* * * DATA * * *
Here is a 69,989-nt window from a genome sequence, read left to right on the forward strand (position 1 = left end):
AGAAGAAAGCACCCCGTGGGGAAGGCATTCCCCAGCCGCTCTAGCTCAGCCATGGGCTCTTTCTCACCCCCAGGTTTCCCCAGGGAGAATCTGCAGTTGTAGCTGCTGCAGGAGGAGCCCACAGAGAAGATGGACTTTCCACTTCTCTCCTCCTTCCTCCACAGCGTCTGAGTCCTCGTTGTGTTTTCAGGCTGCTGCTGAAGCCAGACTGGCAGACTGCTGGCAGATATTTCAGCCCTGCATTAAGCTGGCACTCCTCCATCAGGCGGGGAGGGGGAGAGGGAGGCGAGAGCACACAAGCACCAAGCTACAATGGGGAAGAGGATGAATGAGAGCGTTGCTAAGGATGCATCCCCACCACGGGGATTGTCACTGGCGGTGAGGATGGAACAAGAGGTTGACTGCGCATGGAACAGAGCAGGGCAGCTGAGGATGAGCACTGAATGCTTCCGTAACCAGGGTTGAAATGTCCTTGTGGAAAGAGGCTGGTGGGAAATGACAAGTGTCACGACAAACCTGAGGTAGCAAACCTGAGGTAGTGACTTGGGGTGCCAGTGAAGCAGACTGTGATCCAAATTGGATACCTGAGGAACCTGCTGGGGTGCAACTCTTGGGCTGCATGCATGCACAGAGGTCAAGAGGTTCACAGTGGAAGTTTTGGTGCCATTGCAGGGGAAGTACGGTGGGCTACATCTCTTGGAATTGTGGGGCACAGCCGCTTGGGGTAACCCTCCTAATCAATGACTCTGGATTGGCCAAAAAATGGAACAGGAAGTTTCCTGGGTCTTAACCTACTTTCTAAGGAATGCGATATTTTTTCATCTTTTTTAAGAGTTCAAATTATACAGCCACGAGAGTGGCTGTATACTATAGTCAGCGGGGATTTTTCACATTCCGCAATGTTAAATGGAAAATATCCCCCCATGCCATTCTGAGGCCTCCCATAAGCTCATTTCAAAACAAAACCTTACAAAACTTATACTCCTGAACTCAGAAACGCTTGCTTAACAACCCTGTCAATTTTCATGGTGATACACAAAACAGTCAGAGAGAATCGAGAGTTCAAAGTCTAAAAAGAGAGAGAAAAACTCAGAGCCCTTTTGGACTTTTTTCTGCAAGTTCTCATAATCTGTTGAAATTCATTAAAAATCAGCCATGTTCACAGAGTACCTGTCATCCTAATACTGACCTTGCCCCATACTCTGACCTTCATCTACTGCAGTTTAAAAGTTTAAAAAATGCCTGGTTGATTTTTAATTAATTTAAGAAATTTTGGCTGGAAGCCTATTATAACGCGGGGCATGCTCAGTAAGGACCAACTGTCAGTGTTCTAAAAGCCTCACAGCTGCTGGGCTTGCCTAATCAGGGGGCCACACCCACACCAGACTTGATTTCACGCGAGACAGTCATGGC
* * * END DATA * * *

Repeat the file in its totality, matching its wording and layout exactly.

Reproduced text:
Here is a 69,989-nt window from a genome sequence, read left to right on the forward strand (position 1 = left end):
AGAAGAAAGCACCCCGTGGGGAAGGCATTCCCCAGCCGCTCTAGCTCAGCCATGGGCTCTTTCTCACCCCCAGGTTTCCCCAGGGAGAATCTGCAGTTGTAGCTGCTGCAGGAGGAGCCCACAGAGAAGATGGACTTTCCACTTCTCTCCTCCTTCCTCCACAGCGTCTGAGTCCTCGTTGTGTTTTCAGGCTGCTGCTGAAGCCAGACTGGCAGACTGCTGGCAGATATTTCAGCCCTGCATTAAGCTGGCACTCCTCCATCAGGCGGGGAGGGGGAGAGGGAGGCGAGAGCACACAAGCACCAAGCTACAATGGGGAAGAGGATGAATGAGAGCGTTGCTAAGGATGCATCCCCACCACGGGGATTGTCACTGGCGGTGAGGATGGAACAAGAGGTTGACTGCGCATGGAACAGAGCAGGGCAGCTGAGGATGAGCACTGAATGCTTCCGTAACCAGGGTTGAAATGTCCTTGTGGAAAGAGGCTGGTGGGAAATGACAAGTGTCACGACAAACCTGAGGTAGCAAACCTGAGGTAGTGACTTGGGGTGCCAGTGAAGCAGACTGTGATCCAAATTGGATACCTGAGGAACCTGCTGGGGTGCAACTCTTGGGCTGCATGCATGCACAGAGGTCAAGAGGTTCACAGTGGAAGTTTTGGTGCCATTGCAGGGGAAGTACGGTGGGCTACATCTCTTGGAATTGTGGGGCACAGCCGCTTGGGGTAACCCTCCTAATCAATGACTCTGGATTGGCCAAAAAATGGAACAGGAAGTTTCCTGGGTCTTAACCTACTTTCTAAGGAATGCGATATTTTTTCATCTTTTTTAAGAGTTCAAATTATACAGCCACGAGAGTGGCTGTATACTATAGTCAGCGGGGATTTTTCACATTCCGCAATGTTAAATGGAAAATATCCCCCCATGCCATTCTGAGGCCTCCCATAAGCTCATTTCAAAACAAAACCTTACAAAACTTATACTCCTGAACTCAGAAACGCTTGCTTAACAACCCTGTCAATTTTCATGGTGATACACAAAACAGTCAGAGAGAATCGAGAGTTCAAAGTCTAAAAAGAGAGAGAAAAACTCAGAGCCCTTTTGGACTTTTTTCTGCAAGTTCTCATAATCTGTTGAAATTCATTAAAAATCAGCCATGTTCACAGAGTACCTGTCATCCTAATACTGACCTTGCCCCATACTCTGACCTTCATCTACTGCAGTTTAAAAGTTTAAAAAATGCCTGGTTGATTTTTAATTAATTTAAGAAATTTTGGCTGGAAGCCTATTATAACGCGGGGCATGCTCAGTAAGGACCAACTGTCAGTGTTCTAAAAGCCTCACAGCTGCTGGGCTTGCCTAATCAGGGGGCCACACCCACACCAGACTTGATTTCACGCGAGACAGTCATGGC